Jump to content

Post-operative gas pains

Posted

Specializes in PICU, Sedation/Radiology, PACU. Has 10 years experience.

What are the best ways to relieve post-operative gas pains from laparoscopic surgeries and open abdominal surgeries? Some of our kiddos even complain of pain in the neck/shoulders where the gas has escaped. The physiology behind this still confuses me. Aside from frequent ambulation and pain medication, what can be done for these pains?

roser13, ASN, RN

Specializes in Med/Surg, Ortho, ASC. Has 17 years experience.

It's my understanding that the CO2 bubbles left over in the abdomen begin to rise (with the first post-OP ambulation/movement) to the level of the diaphragm. Diaphragmatic ennervation extends to the left shoulder, transmitting the pain signals.

All I've ever known to do is administer the usual post-op pain meds and explain that the bubbles will eventually dissipate on their own. I've also found it valuable to explain that the "gas" is not the traditional kind that can be expelled easily in the "usual" way.

Pepper The Cat, BSN, RN

Specializes in Gerontology. Has 35 years experience.

Fart?

I remember in the old days before lap surgeries, dragging pts out of bed and making them walk so they could "pass gas"

brownbook

Has 36 years experience.

Same here, nothing I have heard of specific to relieve CO2 bubble pain. Sometimes they hurt worse than the incisional pain. No reason not to give pain meds.

I did have a patient swear she drank warm milk and the pain went away? At least it is a harmless intervention.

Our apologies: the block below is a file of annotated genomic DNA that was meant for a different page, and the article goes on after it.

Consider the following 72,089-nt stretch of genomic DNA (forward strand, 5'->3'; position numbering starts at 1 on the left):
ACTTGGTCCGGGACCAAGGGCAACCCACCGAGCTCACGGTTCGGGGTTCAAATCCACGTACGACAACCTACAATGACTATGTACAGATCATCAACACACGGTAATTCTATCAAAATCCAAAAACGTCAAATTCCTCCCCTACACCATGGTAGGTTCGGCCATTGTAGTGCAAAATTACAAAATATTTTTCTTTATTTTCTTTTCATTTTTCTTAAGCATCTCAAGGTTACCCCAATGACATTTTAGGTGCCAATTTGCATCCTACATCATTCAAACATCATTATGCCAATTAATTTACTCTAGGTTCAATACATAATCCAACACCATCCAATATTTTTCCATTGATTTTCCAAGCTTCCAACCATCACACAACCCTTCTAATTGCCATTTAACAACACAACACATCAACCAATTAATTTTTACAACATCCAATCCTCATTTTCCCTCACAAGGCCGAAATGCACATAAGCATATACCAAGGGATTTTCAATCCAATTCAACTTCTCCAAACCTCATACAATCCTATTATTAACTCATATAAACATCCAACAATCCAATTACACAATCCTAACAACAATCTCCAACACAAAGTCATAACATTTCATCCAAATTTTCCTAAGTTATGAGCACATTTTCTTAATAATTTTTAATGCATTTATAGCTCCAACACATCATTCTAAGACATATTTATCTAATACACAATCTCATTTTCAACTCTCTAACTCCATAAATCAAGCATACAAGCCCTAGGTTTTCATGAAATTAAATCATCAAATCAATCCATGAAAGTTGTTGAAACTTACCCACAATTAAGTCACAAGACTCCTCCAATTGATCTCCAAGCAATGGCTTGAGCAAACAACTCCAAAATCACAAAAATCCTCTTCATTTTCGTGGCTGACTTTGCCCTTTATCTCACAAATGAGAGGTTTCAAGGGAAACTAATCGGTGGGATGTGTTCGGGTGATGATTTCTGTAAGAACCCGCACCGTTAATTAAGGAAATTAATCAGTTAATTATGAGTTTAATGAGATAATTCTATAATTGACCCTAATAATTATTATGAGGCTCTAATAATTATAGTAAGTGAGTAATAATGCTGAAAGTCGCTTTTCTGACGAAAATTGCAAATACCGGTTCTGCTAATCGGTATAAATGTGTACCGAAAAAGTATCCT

PunkBenRN

Specializes in LTC, Medical, Telemetry. Has 3 years experience.

Pepper The Cat said:
Fart?

I remember in the old days before lap surgeries, dragging pts out of bed and making them walk so they could "pass gas"

I think the poster is referring to the gas related to laproscopic procedures, not flatulence after surgery. When a laproscopic procedure is done, they employ cameras within the area; in an abdomnial procedure, it is necessary to "inflate" the area, so the lense isn't constantly covered. What results are gas pains after surgery, typically in the shoulders/neck, as the gas forms bubbles and rises. Some patients, I have found crepitus even.

As far as what to do about it, I've tried a few things but nothing reliable enough to promote. Honestly, the best thing for it is time - if they can bear it, a day or two it tends to absorb back into the body.

K+MgSO4, BSN

Specializes in Surgical, quality,management. Has 12 years experience.

If your pt is getting right side pain,lie on the right side after pain relief and the gas will disperse to the left a bit. Visa versa.